“I spent half my money on gambling, alcohol and wild women. The other half I wasted.”
― W.C. Fields
View user's profile Send private message Send e-mail
Ian Rae


From:
Redditch, England
Post Posted 13 Jan 2017 3:33 pm     Reply with quote

Mike Perlowin wrote:
Lane Gray wrote:
Unless a guitar is just plain weird, I STRONGLY advocate newbies learn on what they have, and only make changes once they understand what they're missing in the lever they want to add, and understand what they're giving up by making the change.

I agree 100% This is some of the best advise for newbies I've seen on this forum.

I thoroughly agree. My first guitar was a D10 set up with Day E9 pedals and the C6 ordered 85674. It had one lever lowering 2 & 9 on the E9. I didn't know how much any of this mattered or what to do about it so I just got stuck in. The result was that I learned basics without distraction.

I did add more levers later, but not until I understood why I needed them and how to fit them.
_________________
No-name 60s D10 8x5, homebuilt Uni 12 7x5, Hilton pedal, pair of Fender 112s
View user's profile Send private message Send e-mail Visit poster's website
Mike Ester


From:
New Braunfels, Texas, USA
Post Posted 14 Jan 2017 10:25 am     Reply with quote

Got an '05 Carter S12U. I like it a lot.

Let's see... 87lb D10 or 31lb Uni? Hmm...tough choice. Wink
_________________
U.S.A.F. 1978-1982

If you can't be a good example, be a horrible warning.
View user's profile Send private message Send e-mail Visit poster's website
Tim Brady


From:
Ohio, USA
Post Posted 14 Jan 2017 3:18 pm     Reply with quote

I've had an S12 Carter 7/5 set up to a variant of an E9 Extended for many years. It has a George L on it. It is completely reliable, just never has issues. It stays in tune like a dream, just perfect in that way. Seems to play easy, re pulls etc. The tone...well I sort of envy the guys with the Sho buds, and Emmons and the like. I can just never get my guitar to have the sweet, flowery, rich tone that they get so often. It sound "stringy," or if I don't watch out even shrill or tinny. Bobby Cox helped me out with my amp settings, and I got a whole lot of improvement. Maybe the tone is in my hands, but I still cannot get that really sweet sound that some good players get.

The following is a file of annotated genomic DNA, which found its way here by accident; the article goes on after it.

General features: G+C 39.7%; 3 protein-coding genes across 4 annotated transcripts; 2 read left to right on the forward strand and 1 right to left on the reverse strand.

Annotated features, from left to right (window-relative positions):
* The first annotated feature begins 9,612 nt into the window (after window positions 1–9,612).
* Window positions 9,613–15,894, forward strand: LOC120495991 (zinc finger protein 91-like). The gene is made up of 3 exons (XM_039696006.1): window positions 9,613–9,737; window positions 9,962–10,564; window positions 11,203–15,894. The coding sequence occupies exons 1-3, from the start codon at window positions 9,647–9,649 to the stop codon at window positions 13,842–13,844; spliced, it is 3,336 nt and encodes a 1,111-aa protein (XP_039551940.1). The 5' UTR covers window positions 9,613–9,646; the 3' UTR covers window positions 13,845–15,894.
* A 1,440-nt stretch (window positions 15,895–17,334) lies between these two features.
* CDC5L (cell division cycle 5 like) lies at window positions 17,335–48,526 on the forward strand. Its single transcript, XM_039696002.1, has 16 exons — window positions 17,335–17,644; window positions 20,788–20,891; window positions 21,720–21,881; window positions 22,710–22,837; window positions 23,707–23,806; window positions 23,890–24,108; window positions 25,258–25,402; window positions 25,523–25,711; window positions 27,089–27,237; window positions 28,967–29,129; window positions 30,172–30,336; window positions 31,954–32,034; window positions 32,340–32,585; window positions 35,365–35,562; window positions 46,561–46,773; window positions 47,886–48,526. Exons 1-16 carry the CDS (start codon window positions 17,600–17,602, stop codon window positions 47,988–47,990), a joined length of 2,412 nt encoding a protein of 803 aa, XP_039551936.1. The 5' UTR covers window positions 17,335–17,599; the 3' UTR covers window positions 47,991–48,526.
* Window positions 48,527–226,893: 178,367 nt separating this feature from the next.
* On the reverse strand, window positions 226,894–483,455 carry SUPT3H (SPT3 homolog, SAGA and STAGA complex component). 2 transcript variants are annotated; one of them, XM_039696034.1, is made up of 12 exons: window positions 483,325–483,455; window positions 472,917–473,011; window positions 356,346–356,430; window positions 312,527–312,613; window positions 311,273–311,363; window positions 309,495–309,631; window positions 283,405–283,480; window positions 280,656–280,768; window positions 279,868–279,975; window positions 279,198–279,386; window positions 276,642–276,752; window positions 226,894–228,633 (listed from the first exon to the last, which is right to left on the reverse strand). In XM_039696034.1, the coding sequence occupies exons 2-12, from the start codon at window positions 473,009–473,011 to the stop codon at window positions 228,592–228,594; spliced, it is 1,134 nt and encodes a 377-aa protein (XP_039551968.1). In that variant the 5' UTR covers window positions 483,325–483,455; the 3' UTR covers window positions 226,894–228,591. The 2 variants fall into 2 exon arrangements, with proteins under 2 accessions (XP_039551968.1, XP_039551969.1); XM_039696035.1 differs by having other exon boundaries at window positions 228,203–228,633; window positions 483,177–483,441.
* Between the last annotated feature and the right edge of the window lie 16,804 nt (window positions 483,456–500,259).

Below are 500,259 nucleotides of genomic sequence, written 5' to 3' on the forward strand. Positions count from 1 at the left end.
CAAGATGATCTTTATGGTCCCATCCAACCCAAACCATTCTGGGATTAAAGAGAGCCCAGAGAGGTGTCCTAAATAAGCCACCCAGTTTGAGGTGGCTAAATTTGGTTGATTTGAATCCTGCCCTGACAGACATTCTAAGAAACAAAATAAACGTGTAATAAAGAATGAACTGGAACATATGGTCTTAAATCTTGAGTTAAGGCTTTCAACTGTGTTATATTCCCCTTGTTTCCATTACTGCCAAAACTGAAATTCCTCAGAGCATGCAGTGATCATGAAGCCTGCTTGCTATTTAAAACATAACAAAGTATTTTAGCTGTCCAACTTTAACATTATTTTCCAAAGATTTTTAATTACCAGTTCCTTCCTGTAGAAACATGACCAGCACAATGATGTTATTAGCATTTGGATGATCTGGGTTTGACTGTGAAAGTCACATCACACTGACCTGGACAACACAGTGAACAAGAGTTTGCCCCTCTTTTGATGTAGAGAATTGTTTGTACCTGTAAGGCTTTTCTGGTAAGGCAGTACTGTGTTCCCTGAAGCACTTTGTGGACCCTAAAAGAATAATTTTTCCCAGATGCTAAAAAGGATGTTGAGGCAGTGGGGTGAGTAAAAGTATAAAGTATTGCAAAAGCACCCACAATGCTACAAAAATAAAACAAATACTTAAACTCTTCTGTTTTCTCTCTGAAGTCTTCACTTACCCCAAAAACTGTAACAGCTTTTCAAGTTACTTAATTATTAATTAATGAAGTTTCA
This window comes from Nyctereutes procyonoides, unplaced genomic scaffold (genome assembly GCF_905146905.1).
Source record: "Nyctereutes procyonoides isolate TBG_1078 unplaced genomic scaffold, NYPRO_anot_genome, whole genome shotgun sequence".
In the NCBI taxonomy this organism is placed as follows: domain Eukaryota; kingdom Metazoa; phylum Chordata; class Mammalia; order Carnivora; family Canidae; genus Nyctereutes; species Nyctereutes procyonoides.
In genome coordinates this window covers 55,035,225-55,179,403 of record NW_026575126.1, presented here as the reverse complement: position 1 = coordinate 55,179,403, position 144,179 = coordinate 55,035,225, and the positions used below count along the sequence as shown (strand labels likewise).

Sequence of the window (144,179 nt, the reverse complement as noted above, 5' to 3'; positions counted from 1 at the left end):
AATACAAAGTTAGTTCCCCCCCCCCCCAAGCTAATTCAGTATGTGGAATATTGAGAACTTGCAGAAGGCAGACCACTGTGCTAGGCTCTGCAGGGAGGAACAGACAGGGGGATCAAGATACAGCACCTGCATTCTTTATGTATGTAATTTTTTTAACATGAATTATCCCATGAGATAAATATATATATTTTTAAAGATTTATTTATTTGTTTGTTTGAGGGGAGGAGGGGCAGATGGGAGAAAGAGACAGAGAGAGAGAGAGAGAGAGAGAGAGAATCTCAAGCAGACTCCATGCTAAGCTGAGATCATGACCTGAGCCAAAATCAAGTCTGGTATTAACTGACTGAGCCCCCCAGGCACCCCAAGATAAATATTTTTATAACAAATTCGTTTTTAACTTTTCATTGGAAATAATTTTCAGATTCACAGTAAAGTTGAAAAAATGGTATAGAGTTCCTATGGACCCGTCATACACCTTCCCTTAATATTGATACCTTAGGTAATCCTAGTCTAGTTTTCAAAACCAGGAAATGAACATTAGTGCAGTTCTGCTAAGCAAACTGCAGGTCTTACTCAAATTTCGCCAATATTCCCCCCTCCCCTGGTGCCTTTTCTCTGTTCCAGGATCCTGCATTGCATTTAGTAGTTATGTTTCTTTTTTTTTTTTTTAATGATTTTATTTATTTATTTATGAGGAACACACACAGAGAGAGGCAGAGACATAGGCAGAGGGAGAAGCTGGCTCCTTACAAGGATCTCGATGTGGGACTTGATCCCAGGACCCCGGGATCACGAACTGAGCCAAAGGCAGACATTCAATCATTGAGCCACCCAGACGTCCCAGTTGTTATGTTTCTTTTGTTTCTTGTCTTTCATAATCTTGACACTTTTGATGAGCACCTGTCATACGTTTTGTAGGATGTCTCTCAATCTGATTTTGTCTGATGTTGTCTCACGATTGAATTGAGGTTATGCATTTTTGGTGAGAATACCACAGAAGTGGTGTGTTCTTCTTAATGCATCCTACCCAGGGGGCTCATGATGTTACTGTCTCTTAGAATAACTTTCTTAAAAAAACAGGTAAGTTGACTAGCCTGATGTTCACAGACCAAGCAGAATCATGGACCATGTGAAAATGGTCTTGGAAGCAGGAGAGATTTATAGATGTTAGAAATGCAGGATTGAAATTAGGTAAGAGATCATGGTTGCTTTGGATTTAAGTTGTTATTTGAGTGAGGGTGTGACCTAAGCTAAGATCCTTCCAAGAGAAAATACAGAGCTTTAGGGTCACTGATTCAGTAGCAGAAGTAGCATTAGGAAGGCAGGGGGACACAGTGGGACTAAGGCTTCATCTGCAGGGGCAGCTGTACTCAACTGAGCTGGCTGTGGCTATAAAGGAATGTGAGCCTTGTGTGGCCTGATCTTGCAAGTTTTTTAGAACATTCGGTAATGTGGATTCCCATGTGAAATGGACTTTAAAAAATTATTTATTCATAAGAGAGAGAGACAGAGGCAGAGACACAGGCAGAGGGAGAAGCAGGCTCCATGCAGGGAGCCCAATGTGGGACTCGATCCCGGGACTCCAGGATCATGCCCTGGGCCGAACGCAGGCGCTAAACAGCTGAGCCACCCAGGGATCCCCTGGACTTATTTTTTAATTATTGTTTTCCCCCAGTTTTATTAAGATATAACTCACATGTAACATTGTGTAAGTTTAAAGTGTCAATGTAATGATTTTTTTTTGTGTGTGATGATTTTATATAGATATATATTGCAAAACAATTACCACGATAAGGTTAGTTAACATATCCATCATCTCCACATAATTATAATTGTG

_________________
Tim Brady
View user's profile Send private message Send e-mail
Mike Perlowin


From:
Los Angeles CA
Post Posted 14 Jan 2017 3:30 pm     Reply with quote

Tim Brady wrote:
...if I don't watch out (it can sound)n even shrill or tinny.


A graphic or parametric EQ might not give you the sound you want, but it would tame the shrillness.
_________________
My steels are Magnificent! Stupendous! Awesome!
-----------
Please visit my web site and Soundcloud page and listen to the music posted there.
http://www.mikeperlowin.com http://soundcloud.com/mike-perlowin
View user's profile Send private message Send e-mail Visit poster's website
Alan Simon


From:
Tennessee, USA
Post Posted 14 Jan 2017 3:47 pm     Reply with quote

Try another pickup. Sure made mine sound better. Truetone or Alumitone.
View user's profile Send private message Send e-mail
Bob Hoffnar


From:
Austin, Tx
Post Posted 14 Jan 2017 5:08 pm     Reply with quote

if you want to play an S10 get an S10. A U12 is a different beast. The trade offs between a U 12 and S 10'are significant. The U12 suits many players but does not have the elegance of a simple E9 tuned S10 steel. That is why the market for S10 giutars is so much more active.

My advice if you are just getting started is keep it simple and start with an S10. Once you get going a bit you can see what suits you.
_________________
Bob
http://themoodillusion.com/home
View user's profile Send private message Send e-mail Visit poster's website
Mark van Allen


From:
Watkinsville, Ga. USA
Post Posted 14 Jan 2017 6:12 pm     Reply with quote

They are (popular) with me…

I agree with Bob on beginners looking at 10 strings, especially if classic country or americana is your bag. Resale, relative ease of setup, weight, and other factors all support that choice.

I only wish I'd not been discouraged from exploring the U12 direction when I first wanted to move beyond E9. Apart from fully chromatic chord subs/extensions, the U12 has everything I need from E9 and C6 tunings, with the freedom and fun of morphing from one to the other, and a whole LOT of stuff to explore into my dotage. So hip.
_________________
Stop by the Steel Store at: www.markvanallen.com
www.musicfarmstudio.com
View user's profile Send private message Send e-mail Visit poster's website

All times are GMT - 8 Hours
Jump to:  

Our Online Catalog
Strings, CDs, instruction,
steel guitars & accessories

www.SteelGuitarShopper.com

Steel Guitar Music
Instrumental steel guitar CDs for your permanent collection
www.SteelGuitarMusic.com

Please review our Forum Rules and Policies

The Steel Guitar Forum
148 South Cloverdale Blvd.
Cloverdale, CA 95425 USA

Support This Forum


BIAB Styles
Ray Price Shuffles for Band-in-a-Box
by Jim Baron
HTTP